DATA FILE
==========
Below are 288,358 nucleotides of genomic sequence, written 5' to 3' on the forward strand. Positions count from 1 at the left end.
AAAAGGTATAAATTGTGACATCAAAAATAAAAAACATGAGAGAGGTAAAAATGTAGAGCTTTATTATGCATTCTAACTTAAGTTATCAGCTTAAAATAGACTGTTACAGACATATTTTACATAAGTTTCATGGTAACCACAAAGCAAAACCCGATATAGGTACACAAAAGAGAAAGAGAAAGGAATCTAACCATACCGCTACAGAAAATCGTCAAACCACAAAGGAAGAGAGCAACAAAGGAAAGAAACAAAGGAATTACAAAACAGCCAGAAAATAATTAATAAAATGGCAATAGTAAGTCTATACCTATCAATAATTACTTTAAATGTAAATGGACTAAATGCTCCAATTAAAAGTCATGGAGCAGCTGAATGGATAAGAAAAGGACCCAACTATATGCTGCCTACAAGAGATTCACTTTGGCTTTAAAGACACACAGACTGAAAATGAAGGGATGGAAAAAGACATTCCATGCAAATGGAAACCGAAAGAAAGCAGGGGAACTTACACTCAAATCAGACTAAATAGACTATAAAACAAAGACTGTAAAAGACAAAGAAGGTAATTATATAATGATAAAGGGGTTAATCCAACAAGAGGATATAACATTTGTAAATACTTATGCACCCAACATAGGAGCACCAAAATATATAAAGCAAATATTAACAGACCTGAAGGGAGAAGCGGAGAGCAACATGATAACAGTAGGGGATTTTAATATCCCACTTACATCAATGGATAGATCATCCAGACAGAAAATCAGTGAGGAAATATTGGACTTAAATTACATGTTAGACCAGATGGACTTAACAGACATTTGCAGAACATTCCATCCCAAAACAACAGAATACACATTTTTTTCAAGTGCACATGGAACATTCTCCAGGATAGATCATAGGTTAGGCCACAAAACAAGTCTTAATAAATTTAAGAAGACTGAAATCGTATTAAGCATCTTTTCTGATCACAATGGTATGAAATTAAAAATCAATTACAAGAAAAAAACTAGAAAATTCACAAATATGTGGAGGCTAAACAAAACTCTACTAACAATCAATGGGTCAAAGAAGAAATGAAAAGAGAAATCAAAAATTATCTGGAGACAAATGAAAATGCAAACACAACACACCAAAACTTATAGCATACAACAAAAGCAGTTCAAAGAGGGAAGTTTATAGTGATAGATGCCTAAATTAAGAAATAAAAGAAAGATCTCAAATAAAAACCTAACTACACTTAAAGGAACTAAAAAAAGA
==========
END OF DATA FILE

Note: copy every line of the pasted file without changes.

Below are 288,358 nucleotides of genomic sequence, written 5' to 3' on the forward strand. Positions count from 1 at the left end.
AAAAGGTATAAATTGTGACATCAAAAATAAAAAACATGAGAGAGGTAAAAATGTAGAGCTTTATTATGCATTCTAACTTAAGTTATCAGCTTAAAATAGACTGTTACAGACATATTTTACATAAGTTTCATGGTAACCACAAAGCAAAACCCGATATAGGTACACAAAAGAGAAAGAGAAAGGAATCTAACCATACCGCTACAGAAAATCGTCAAACCACAAAGGAAGAGAGCAACAAAGGAAAGAAACAAAGGAATTACAAAACAGCCAGAAAATAATTAATAAAATGGCAATAGTAAGTCTATACCTATCAATAATTACTTTAAATGTAAATGGACTAAATGCTCCAATTAAAAGTCATGGAGCAGCTGAATGGATAAGAAAAGGACCCAACTATATGCTGCCTACAAGAGATTCACTTTGGCTTTAAAGACACACAGACTGAAAATGAAGGGATGGAAAAAGACATTCCATGCAAATGGAAACCGAAAGAAAGCAGGGGAACTTACACTCAAATCAGACTAAATAGACTATAAAACAAAGACTGTAAAAGACAAAGAAGGTAATTATATAATGATAAAGGGGTTAATCCAACAAGAGGATATAACATTTGTAAATACTTATGCACCCAACATAGGAGCACCAAAATATATAAAGCAAATATTAACAGACCTGAAGGGAGAAGCGGAGAGCAACATGATAACAGTAGGGGATTTTAATATCCCACTTACATCAATGGATAGATCATCCAGACAGAAAATCAGTGAGGAAATATTGGACTTAAATTACATGTTAGACCAGATGGACTTAACAGACATTTGCAGAACATTCCATCCCAAAACAACAGAATACACATTTTTTTCAAGTGCACATGGAACATTCTCCAGGATAGATCATAGGTTAGGCCACAAAACAAGTCTTAATAAATTTAAGAAGACTGAAATCGTATTAAGCATCTTTTCTGATCACAATGGTATGAAATTAAAAATCAATTACAAGAAAAAAACTAGAAAATTCACAAATATGTGGAGGCTAAACAAAACTCTACTAACAATCAATGGGTCAAAGAAGAAATGAAAAGAGAAATCAAAAATTATCTGGAGACAAATGAAAATGCAAACACAACACACCAAAACTTATAGCATACAACAAAAGCAGTTCAAAGAGGGAAGTTTATAGTGATAGATGCCTAAATTAAGAAATAAAAGAAAGATCTCAAATAAAAACCTAACTACACTTAAAGGAACTAAAAAAAGA